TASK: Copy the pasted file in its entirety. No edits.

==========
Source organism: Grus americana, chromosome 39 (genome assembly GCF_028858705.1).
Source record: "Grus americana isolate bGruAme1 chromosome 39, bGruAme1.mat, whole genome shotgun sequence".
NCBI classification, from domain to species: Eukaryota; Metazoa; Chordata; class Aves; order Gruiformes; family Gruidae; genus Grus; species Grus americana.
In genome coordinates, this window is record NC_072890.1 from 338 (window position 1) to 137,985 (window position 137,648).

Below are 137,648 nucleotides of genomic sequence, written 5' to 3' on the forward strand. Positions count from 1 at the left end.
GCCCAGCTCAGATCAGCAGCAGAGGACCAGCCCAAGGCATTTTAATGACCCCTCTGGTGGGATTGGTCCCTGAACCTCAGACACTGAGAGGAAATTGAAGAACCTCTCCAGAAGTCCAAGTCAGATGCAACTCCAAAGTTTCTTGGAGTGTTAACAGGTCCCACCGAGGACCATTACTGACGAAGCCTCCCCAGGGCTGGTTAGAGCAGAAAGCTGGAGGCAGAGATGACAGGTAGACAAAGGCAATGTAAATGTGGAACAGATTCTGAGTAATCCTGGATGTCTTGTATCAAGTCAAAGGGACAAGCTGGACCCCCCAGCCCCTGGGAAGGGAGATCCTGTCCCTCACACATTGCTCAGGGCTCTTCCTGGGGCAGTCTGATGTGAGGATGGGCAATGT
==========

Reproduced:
Source organism: Grus americana, chromosome 39 (genome assembly GCF_028858705.1).
Source record: "Grus americana isolate bGruAme1 chromosome 39, bGruAme1.mat, whole genome shotgun sequence".
NCBI classification, from domain to species: Eukaryota; Metazoa; Chordata; class Aves; order Gruiformes; family Gruidae; genus Grus; species Grus americana.
In genome coordinates, this window is record NC_072890.1 from 338 (window position 1) to 137,985 (window position 137,648).

Below are 137,648 nucleotides of genomic sequence, written 5' to 3' on the forward strand. Positions count from 1 at the left end.
GCCCAGCTCAGATCAGCAGCAGAGGACCAGCCCAAGGCATTTTAATGACCCCTCTGGTGGGATTGGTCCCTGAACCTCAGACACTGAGAGGAAATTGAAGAACCTCTCCAGAAGTCCAAGTCAGATGCAACTCCAAAGTTTCTTGGAGTGTTAACAGGTCCCACCGAGGACCATTACTGACGAAGCCTCCCCAGGGCTGGTTAGAGCAGAAAGCTGGAGGCAGAGATGACAGGTAGACAAAGGCAATGTAAATGTGGAACAGATTCTGAGTAATCCTGGATGTCTTGTATCAAGTCAAAGGGACAAGCTGGACCCCCCAGCCCCTGGGAAGGGAGATCCTGTCCCTCACACATTGCTCAGGGCTCTTCCTGGGGCAGTCTGATGTGAGGATGGGCAATGT